By Gabriel Selbig
For the sixth straight year at Homer High, ceramics students received the end of the year treat of a half day of school spent at Bishop’s Beach. On this field trip, ceramics teacher, Maygen Janetta educates her 50+ students on the traditional method of pit-firing.
Pit firing is the ancient, low-tech method of firing burnished ceramic pots. “Aboriginal tribes have been pit firing for centuries”, said Ms. Janetta. “It’s a useful lesson that must be taught in the outdoors!” Along with a signed permission slip, a burnished pot is the only requirement for the trip. In return, Ms. Janetta rewards her students with roaring bonfires, well-roasted marshmallows, and a sense of delight in knowing the majority of their classmates are kept confined within walls of much too familiar classrooms.
Each group of students must dig out their pits a few feet deep. Then, a fire is started in the pit, topped with the burnished pots and large amounts of shredded paper. Once the fire is out, students retrieve their pots from the pit and cool where crashed waves meet the sand.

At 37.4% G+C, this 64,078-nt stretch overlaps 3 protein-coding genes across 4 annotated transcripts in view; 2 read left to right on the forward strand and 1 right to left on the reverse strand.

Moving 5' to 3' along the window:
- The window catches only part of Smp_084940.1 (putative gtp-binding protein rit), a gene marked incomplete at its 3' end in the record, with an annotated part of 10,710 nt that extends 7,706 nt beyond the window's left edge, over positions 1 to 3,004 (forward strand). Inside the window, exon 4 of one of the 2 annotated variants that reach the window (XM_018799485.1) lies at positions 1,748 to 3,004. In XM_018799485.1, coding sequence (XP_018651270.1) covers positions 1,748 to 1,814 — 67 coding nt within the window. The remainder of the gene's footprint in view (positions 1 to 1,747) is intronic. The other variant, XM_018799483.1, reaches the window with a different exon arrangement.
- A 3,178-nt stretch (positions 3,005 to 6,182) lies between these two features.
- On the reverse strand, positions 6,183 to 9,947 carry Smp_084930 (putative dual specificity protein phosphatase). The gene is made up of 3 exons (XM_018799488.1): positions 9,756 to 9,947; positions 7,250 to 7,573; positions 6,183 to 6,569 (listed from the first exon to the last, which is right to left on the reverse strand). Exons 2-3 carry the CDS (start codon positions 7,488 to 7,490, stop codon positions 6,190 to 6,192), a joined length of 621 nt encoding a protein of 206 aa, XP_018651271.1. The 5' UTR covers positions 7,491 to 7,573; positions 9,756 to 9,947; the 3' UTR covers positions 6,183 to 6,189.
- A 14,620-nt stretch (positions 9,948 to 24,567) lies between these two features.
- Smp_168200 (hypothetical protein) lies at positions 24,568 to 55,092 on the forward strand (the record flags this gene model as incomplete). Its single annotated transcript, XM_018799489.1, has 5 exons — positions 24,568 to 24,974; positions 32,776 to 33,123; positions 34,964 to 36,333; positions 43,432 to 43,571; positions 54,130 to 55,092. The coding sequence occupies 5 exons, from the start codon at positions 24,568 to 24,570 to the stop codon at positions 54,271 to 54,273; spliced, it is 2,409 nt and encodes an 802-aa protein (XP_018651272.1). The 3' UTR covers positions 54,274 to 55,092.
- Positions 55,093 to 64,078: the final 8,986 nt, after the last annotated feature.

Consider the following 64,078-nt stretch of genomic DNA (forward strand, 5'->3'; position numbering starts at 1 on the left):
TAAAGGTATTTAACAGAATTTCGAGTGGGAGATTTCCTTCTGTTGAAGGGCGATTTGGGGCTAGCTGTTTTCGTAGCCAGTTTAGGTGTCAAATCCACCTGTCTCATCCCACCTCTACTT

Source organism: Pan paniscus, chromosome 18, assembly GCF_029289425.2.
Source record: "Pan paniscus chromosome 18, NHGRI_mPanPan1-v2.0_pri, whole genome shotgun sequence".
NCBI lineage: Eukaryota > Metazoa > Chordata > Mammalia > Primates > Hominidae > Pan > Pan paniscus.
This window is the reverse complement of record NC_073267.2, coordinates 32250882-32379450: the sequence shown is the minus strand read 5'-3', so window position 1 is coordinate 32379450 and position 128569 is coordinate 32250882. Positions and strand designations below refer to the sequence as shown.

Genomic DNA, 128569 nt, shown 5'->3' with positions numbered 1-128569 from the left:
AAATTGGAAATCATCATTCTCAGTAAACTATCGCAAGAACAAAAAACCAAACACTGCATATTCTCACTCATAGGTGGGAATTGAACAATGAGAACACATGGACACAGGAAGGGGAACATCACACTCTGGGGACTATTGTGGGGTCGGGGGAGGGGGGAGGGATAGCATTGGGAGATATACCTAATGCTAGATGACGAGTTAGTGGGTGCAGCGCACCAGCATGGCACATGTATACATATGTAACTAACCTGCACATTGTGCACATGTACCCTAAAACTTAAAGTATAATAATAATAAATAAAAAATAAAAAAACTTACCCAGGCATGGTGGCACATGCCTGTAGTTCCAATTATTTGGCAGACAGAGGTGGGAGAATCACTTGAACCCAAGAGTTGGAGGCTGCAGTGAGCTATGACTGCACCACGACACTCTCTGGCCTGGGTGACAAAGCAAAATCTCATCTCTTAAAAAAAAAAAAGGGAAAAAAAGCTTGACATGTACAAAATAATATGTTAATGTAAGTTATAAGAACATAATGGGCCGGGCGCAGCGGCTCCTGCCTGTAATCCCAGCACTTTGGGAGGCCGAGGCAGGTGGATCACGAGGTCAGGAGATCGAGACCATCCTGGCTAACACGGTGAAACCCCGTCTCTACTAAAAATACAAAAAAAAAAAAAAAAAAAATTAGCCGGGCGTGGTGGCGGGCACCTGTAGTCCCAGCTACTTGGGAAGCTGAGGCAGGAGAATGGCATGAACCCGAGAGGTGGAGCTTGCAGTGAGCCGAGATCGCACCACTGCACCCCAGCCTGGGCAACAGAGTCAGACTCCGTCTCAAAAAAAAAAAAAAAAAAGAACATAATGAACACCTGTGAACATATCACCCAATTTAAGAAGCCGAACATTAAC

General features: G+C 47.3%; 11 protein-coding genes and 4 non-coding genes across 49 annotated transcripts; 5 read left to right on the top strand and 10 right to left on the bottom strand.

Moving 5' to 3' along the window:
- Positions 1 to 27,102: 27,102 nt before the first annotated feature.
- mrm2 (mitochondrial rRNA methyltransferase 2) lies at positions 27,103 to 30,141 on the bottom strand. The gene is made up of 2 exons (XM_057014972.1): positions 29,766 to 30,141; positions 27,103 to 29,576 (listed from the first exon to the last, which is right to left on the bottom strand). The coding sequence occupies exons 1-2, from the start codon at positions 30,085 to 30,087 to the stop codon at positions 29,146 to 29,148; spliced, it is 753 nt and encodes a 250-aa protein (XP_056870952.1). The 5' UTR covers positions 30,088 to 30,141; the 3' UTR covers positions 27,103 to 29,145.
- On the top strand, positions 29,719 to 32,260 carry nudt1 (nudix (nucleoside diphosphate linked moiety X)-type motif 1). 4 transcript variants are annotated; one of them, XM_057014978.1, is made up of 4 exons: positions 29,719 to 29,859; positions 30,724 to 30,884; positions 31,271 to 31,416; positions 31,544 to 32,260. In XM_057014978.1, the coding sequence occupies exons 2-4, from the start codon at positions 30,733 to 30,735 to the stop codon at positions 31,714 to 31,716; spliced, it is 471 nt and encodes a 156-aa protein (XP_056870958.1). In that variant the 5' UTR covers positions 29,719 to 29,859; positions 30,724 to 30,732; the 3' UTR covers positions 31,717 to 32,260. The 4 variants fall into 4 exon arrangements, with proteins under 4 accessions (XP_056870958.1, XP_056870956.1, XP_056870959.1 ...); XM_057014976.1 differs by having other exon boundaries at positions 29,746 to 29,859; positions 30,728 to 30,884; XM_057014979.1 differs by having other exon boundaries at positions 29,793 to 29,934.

“Results may very,” answered ceramics student, Mario Glosser, when asked of the outcome of the pots. “The beach burning is a good time regardless of whatever you yield from the pit firing.” At times, the pots crack or simply become charred in the firing, but every so often, the new designs are astounding.
A stress-free learning experience is rare, especially at the tail end of the year. With six years accident free, Janetta’s ceramics students will hold the beach burning trip in high regard for years to come.